Yes, this actually happened.
PLAYERS: 1-2 alternating
RELEASE DATE: 1986
The original Super Mario Bros. changed gaming history, which is why it’s interesting that several different/alternate versions of the game exist. Vs. Super Mario Bros is probably the most well-known, as it was a tabletop arcade featured prominently in different arcades and Pizza Huts around the mid-to-late Eighties. But perhaps the most obscure (and rare) Super Mario Bros. version is All Night Nippon Super Mario Bros. for the Famicom Disk System.
Many of the words you just read may not have made sense, so allow me to explain. The Famicom or “Family Computer” was the name of the NES in Japan. The Famicom Disk System was an add-on to the Famicom, similar to how the Sega CD worked with the Genesis, except it used floppy disks instead of CDs or cartridges. Many of the most beloved games on the American NES, like Zelda, Castlevania, and Super Mario Bros. 2 started out life as FDS games. “All Night Nippon” is a popular late-night talk show in Japan that’s been regularly broadcast since 1967. In 1986, All Night Nippon had a raffle with this game as the prize. The game itself is an officially licensed hack, which in and of itself is a rarity. I think Nintendo would probably shudder at the idea of hacking their own game now (wait, does Super Luigi U count?), but back in the day, they were trying to raise awareness and build the popularity of their new FDS add-on anyway they could.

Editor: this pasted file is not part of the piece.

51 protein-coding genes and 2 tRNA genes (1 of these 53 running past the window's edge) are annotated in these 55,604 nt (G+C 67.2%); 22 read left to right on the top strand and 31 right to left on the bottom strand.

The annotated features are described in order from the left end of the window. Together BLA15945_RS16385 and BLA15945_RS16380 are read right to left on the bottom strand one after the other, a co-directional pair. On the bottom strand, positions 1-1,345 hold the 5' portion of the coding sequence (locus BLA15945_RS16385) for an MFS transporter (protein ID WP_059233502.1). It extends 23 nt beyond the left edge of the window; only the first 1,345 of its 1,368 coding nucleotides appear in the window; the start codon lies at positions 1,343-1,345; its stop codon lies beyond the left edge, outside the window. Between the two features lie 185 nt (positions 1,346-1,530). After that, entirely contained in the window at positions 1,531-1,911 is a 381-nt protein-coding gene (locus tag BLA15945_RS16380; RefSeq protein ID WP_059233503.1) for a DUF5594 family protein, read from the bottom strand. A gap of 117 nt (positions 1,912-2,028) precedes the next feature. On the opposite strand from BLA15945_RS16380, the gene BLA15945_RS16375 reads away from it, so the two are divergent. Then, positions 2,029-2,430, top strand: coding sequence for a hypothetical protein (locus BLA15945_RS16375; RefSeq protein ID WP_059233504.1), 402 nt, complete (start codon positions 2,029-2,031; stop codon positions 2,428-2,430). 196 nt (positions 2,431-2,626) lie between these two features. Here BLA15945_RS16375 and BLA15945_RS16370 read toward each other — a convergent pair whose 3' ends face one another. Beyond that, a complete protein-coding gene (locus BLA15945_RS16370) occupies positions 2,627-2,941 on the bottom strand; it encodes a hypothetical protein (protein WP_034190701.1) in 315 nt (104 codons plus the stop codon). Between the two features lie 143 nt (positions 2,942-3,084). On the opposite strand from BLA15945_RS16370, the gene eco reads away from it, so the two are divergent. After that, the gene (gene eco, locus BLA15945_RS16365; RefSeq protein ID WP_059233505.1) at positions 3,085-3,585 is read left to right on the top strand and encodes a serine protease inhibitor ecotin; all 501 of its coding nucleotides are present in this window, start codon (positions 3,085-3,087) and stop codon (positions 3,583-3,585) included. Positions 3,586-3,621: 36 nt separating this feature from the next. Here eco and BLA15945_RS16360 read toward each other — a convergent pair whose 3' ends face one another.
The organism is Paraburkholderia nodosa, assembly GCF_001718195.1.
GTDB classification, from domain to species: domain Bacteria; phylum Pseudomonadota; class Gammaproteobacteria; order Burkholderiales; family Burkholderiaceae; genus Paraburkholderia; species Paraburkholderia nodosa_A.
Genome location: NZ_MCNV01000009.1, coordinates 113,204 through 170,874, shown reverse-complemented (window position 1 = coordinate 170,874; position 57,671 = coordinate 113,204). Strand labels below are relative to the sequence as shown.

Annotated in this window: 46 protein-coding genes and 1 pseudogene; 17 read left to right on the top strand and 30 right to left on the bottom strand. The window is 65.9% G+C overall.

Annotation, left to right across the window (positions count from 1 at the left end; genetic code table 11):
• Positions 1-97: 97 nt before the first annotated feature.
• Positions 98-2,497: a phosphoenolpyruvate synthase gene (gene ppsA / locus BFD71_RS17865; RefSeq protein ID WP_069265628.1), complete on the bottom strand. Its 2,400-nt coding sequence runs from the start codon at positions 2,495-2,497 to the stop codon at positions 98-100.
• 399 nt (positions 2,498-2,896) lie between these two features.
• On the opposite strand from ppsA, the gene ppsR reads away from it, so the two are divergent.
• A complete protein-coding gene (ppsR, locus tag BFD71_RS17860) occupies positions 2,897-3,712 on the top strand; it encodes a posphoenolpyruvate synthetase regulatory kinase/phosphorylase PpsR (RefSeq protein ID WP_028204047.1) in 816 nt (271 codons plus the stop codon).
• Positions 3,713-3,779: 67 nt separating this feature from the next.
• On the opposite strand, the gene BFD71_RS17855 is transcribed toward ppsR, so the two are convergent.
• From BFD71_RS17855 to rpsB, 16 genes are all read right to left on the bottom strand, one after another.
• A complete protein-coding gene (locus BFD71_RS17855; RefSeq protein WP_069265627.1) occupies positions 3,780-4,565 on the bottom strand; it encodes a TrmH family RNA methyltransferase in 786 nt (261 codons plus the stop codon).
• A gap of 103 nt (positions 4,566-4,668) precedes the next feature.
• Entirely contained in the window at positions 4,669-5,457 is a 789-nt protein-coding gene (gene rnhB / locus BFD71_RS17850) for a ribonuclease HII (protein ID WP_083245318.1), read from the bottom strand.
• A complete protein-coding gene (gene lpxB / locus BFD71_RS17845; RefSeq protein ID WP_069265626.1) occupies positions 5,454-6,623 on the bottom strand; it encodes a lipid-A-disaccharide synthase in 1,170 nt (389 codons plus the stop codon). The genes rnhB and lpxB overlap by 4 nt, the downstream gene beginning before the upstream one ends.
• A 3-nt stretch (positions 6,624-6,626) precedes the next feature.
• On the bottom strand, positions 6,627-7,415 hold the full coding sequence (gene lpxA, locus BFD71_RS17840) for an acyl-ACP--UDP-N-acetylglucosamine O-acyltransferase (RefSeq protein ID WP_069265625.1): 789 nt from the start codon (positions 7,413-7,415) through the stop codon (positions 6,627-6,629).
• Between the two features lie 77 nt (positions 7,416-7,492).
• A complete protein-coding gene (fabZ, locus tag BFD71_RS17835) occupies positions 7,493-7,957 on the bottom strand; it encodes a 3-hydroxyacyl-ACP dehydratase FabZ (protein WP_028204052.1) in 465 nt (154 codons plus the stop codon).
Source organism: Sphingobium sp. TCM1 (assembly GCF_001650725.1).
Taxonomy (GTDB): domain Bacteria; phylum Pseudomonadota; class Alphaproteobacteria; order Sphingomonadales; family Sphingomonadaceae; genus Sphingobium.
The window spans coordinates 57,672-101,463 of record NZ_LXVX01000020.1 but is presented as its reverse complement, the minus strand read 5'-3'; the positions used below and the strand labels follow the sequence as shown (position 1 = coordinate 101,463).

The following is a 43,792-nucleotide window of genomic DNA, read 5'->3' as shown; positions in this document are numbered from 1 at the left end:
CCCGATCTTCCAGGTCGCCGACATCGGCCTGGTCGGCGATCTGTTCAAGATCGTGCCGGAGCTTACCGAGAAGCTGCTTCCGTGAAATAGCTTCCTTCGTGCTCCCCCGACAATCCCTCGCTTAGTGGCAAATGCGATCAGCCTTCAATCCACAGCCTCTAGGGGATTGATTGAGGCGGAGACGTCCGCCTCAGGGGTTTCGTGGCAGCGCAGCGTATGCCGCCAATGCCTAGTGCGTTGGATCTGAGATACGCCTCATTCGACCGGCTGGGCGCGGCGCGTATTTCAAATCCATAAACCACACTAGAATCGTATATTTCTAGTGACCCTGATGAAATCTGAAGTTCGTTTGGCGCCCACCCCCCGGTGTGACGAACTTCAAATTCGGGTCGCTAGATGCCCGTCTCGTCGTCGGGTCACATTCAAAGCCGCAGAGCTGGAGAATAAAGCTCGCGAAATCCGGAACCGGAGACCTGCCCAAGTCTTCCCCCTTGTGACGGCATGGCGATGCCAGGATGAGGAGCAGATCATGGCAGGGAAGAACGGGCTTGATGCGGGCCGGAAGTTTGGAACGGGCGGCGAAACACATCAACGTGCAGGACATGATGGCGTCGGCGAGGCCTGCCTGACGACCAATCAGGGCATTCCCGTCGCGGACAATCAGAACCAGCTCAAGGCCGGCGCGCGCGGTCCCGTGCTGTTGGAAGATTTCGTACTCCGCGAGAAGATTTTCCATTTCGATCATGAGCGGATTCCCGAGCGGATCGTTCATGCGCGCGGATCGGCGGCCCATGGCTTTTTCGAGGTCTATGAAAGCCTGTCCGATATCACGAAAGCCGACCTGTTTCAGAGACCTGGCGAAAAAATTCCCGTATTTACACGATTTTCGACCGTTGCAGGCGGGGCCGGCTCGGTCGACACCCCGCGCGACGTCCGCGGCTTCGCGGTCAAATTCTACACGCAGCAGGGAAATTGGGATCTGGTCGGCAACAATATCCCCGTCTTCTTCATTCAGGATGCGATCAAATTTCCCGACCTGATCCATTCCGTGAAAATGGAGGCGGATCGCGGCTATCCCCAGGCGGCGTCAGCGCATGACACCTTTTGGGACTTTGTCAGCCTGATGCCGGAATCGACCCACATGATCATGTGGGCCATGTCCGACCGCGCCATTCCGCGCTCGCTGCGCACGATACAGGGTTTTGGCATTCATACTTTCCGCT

All Night Nippon SMB is very much like the original Super Mario Bros at its core, but the differences that are in the game are so bizarre – so definitively Japanese – that it’s certainly worth playing through until the end just to see them all.
WHAT TO WATCH FOR
Goombas and Piranha Plants have been replaced by the heads of DJ Sunplaza Nakano-kun and Tamori
The level layouts are a mix of the original game, The Lost Levels and even Vs. Super Mario Bros.
The stars have been replaced by the Hiranya symbol, but to my Western eyes, it resembles the Jewish Star of David.
- When Mario enters the smaller castles, the logo that is raised on the flag is a Fujisankei logo. Fujisankei is the company that broadcasts All Night Nippon.
Microphones are seen instead of mushrooms in the background.
Instead of rescuing a Toad at the end of each world, you rescue a Japanese celebrity. When you finally get to Peach, she is wearing a geisha outfit instead of her traditional pink frock.
There are some additional differences, but these were the ones that stood out the most to me. Up until recently, I had never heard of this game, but due to its rarity, I imagine the only way one could play this is by paying exorbitant amounts of money on Ebay or by downloading it illegally. I do not recommend the latter, but that usually doesn’t stop anyone from doing what they want to do. Play at your own risk.
All Night Nippon Super Mario Bros stands out as the premier alternate version of the original SMB because it’s lighthearted, weird as hell, and oozing with Japanese culture. Do yourself a favor and watch some Youtube videos of this thing. Bonsai!
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3 replies on “All Night Nippon Super Mario Bros.”
“weird as hell” – that sounds about right. There is some pretty zany stuff going on in these screens. Never played this, but it sounds fun. 🙂
Mario, right? I like it when i was still child 🙂
Super Mario Bros 2 (US version) was an officially licensed rom hack